- Discerning of the opportunities and challenges associated with new technologies, such as by being attuned to the promise of new technological capabilities for improved decision support and inspection functions, but clear-eyed about their potential limitations; and
- Adaptable to a changing offshore landscape by recognizing that the nature of risks and means for reducing risks are changing as the
- offshore industry changes, requiring an inspection program that has increased agility and more varied capabilities.
With these five aspirational goals in mind, the committee reviewed the challenges facing BSEE’s inspection program; its shortcomings and achievements; and opportunities that are becoming available for it to become increasingly more efficient, agile, and integral to the agency’s broader interest in promoting a strong safety culture in the offshore industry. The findings and recommendations from the review are summarized next. They address each of the five aspirational goals, which the committee believes should guide BSEE’s strategic priorities. Following this summary, the study’s findings and recommendations are discussed in Box S-1, specifically in the context of the six themes posed by BSEE in the study charge.
Finding 1: To meet the expectation that every offshore facility be inspected at least once annually, BSEE inspectors are scheduled to visit approximately 1,700 to 1,800 facilities per year. The need to devote this inspection “input” places a premium on inspection speed, which is achieved in part by inspectors following a “checklist-like” process for verifying that individual components and equipment are in regulatory compliance. The “output” of inspections tends be measured in the number of components inspected and violations detected. In focusing on these inputs and outputs, inspectors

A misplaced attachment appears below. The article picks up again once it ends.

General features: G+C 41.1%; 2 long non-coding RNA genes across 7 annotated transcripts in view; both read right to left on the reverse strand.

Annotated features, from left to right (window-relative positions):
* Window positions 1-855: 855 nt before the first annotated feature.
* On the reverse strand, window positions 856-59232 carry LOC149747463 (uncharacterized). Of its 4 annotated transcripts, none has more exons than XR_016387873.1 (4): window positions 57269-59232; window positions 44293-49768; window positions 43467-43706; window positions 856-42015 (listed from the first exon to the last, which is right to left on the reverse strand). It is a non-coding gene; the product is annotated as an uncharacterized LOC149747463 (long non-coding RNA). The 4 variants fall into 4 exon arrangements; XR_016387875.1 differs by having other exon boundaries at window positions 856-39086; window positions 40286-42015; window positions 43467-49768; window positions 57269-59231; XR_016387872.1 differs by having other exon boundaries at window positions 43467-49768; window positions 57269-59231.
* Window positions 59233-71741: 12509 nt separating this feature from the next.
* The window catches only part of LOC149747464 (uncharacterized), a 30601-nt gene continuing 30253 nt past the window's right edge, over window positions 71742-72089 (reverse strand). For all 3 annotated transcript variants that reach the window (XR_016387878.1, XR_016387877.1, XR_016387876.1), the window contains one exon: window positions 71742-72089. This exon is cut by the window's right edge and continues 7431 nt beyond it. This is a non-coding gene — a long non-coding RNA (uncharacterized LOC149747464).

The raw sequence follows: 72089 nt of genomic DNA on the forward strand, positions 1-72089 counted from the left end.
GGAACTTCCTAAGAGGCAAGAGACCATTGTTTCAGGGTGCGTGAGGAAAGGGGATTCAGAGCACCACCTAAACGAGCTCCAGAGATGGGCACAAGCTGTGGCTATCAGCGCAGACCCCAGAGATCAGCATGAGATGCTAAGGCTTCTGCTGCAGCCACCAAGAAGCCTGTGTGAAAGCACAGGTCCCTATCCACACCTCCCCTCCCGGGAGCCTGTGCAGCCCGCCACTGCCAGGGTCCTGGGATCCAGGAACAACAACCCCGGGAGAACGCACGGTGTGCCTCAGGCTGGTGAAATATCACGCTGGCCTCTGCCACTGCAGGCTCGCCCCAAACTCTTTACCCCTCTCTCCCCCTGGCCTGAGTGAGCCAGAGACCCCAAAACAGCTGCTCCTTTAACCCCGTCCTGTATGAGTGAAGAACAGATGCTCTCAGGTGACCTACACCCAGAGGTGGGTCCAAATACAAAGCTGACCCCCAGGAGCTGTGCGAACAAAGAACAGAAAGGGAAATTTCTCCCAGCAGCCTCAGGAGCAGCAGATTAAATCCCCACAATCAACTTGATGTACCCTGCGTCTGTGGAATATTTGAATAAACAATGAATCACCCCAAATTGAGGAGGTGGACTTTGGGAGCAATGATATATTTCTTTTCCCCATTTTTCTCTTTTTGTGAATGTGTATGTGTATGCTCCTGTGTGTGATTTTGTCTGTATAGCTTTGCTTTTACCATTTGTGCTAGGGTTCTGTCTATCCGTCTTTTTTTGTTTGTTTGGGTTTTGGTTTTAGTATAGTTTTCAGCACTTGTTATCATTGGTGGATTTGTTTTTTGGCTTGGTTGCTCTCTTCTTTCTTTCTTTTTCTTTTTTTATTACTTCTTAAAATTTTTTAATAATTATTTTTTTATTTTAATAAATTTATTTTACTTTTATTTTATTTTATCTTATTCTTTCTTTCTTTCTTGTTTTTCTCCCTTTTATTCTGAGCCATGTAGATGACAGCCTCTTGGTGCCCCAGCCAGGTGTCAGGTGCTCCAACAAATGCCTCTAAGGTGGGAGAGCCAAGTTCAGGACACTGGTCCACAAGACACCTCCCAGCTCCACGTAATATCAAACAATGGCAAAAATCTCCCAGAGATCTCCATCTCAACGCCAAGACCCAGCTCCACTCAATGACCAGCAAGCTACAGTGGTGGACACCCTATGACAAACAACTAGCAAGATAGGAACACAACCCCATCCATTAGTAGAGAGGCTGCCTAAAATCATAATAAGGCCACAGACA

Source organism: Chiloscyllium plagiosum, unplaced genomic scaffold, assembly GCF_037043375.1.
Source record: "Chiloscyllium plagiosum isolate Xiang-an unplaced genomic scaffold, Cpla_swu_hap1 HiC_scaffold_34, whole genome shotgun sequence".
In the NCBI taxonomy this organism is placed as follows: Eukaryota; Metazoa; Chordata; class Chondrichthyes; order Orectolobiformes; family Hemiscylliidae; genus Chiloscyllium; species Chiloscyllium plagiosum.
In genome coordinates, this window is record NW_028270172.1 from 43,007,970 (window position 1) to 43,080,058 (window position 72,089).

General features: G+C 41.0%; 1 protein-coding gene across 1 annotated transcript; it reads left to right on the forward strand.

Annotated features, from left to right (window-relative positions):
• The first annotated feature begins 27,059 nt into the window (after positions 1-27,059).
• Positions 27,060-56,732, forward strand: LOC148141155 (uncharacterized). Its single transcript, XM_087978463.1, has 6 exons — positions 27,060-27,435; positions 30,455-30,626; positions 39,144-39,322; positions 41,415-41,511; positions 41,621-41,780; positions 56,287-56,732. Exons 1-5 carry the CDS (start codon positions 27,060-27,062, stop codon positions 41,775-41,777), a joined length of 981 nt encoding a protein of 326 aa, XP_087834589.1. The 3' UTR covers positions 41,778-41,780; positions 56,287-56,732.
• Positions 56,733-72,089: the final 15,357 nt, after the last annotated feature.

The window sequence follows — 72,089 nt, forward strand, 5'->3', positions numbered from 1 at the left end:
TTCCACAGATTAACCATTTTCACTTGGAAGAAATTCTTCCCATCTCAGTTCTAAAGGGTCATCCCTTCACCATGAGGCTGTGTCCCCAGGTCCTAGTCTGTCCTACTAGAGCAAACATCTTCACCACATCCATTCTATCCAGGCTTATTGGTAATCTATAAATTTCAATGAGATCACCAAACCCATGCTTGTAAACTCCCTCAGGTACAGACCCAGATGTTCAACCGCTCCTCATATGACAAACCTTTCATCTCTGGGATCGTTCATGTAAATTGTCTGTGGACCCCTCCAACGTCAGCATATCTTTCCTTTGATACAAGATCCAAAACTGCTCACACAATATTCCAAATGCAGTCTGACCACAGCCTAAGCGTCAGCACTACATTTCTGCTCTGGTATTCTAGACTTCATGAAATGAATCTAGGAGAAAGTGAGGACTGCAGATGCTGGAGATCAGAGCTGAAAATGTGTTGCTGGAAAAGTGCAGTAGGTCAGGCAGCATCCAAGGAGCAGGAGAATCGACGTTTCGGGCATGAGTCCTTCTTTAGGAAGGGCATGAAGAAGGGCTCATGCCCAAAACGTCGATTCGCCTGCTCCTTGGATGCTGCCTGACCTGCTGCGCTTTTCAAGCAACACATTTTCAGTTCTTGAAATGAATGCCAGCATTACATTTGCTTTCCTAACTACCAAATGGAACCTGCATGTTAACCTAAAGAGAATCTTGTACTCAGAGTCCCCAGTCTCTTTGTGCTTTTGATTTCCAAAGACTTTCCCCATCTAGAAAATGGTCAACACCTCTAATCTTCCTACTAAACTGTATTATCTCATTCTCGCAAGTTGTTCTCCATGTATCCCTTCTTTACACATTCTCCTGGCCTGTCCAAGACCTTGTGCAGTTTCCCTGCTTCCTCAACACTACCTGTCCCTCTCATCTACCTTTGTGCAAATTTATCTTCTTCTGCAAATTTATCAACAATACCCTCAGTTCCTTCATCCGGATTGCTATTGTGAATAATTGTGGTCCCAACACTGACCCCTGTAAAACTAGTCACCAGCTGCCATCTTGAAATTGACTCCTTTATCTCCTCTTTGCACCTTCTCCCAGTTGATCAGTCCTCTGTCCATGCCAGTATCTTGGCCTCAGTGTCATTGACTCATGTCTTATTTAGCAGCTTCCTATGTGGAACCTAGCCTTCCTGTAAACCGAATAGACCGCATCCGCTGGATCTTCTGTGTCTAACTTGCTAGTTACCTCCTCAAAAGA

often have limited time to observe operations at the system level or to engage with facility personnel to learn about and improve safety processes and assess the safety culture of the operator. The emphasis placed on inspecting all offshore facilities also limits BSEE’s ability to focus on enhancing safety outcomes through more thorough and targeted inspections of activities and facilities that are identified as presenting a higher risk of workplace safety incidents and events having severe safety and environmental consequences.
Recommendation 1: Because the prevention of both workplace safety incidents and catastrophic events is central to its mission, BSEE should ensure that its inspections are focused on achieving this outcome, supported by a sophisticated and continually refined and validated risk modeling capability for effective, outcome-oriented targeting of inspection resources. BSEE’s existing Risk-Based Inspection programs do not make clear distinctions about when modeling is intended to inform inspections aimed at preventing workplace safety incidents versus incidents having catastrophic safety and environmental outcomes. Moreover, BSEE’s Risk-Based Inspection programs remain a supplemental element of the overall inspection program, and the models that support them have not been the subject of continual evaluation, improvement, and validation. Risk identification, modeling, and analytic capabilities, including capabilities for identifying emerging risks and risks associated with system, organizational, and human factors, should be a fundamental and continually maintained and enhanced capability of the agency to inform inspection decision making.
Finding 2: Although BSEE has taken steps to become more data-informed in the deployment of inspection resources, such as through its Risk-Based Inspection program, considerable opportunity remains for the agency to improve the consistency, timeliness, and completeness of its Incident of Noncompliance records, incident reports, and other databases (possibly to include data gleaned from SEMS audits) to make them more useful for internal and external reviews that can improve the efficiency and effectiveness of traditional inspections and SEMS oversight functions. Opportunities for the latter include determining which new and different data could yield more value and be more analyzable to inform better safety management practices by offshore operators.